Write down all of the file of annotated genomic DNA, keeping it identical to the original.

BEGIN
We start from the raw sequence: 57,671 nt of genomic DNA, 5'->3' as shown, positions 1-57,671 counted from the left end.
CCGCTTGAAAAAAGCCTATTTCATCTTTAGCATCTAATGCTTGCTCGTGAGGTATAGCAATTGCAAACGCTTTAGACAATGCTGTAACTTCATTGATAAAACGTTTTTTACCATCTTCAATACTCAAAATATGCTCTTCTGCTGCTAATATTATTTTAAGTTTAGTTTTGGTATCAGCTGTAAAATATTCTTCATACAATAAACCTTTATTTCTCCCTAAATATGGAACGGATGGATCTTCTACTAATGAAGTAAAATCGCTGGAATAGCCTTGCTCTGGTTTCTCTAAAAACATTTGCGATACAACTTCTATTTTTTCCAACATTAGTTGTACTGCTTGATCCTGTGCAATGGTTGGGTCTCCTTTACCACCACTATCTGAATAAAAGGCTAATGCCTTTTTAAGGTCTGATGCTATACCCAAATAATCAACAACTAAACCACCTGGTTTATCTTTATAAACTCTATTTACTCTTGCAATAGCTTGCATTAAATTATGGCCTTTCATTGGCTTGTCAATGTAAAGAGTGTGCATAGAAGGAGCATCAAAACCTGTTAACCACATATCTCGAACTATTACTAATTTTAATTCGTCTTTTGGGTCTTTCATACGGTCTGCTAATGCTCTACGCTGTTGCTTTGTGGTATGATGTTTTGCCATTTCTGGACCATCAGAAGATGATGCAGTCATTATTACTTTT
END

We start from the raw sequence: 57,671 nt of genomic DNA, 5'->3' as shown, positions 1-57,671 counted from the left end.
CCGCTTGAAAAAAGCCTATTTCATCTTTAGCATCTAATGCTTGCTCGTGAGGTATAGCAATTGCAAACGCTTTAGACAATGCTGTAACTTCATTGATAAAACGTTTTTTACCATCTTCAATACTCAAAATATGCTCTTCTGCTGCTAATATTATTTTAAGTTTAGTTTTGGTATCAGCTGTAAAATATTCTTCATACAATAAACCTTTATTTCTCCCTAAATATGGAACGGATGGATCTTCTACTAATGAAGTAAAATCGCTGGAATAGCCTTGCTCTGGTTTCTCTAAAAACATTTGCGATACAACTTCTATTTTTTCCAACATTAGTTGTACTGCTTGATCCTGTGCAATGGTTGGGTCTCCTTTACCACCACTATCTGAATAAAAGGCTAATGCCTTTTTAAGGTCTGATGCTATACCCAAATAATCAACAACTAAACCACCTGGTTTATCTTTATAAACTCTATTTACTCTTGCAATAGCTTGCATTAAATTATGGCCTTTCATTGGCTTGTCAATGTAAAGAGTGTGCATAGAAGGAGCATCAAAACCTGTTAACCACATATCTCGAACTATTACTAATTTTAATTCGTCTTTTGGGTCTTTCATACGGTCTGCTAATGCTCTACGCTGTTGCTTTGTGGTATGATGTTTTGCCATTTCTGGACCATCAGAAGATGATGCAGTCATTATTACTTTT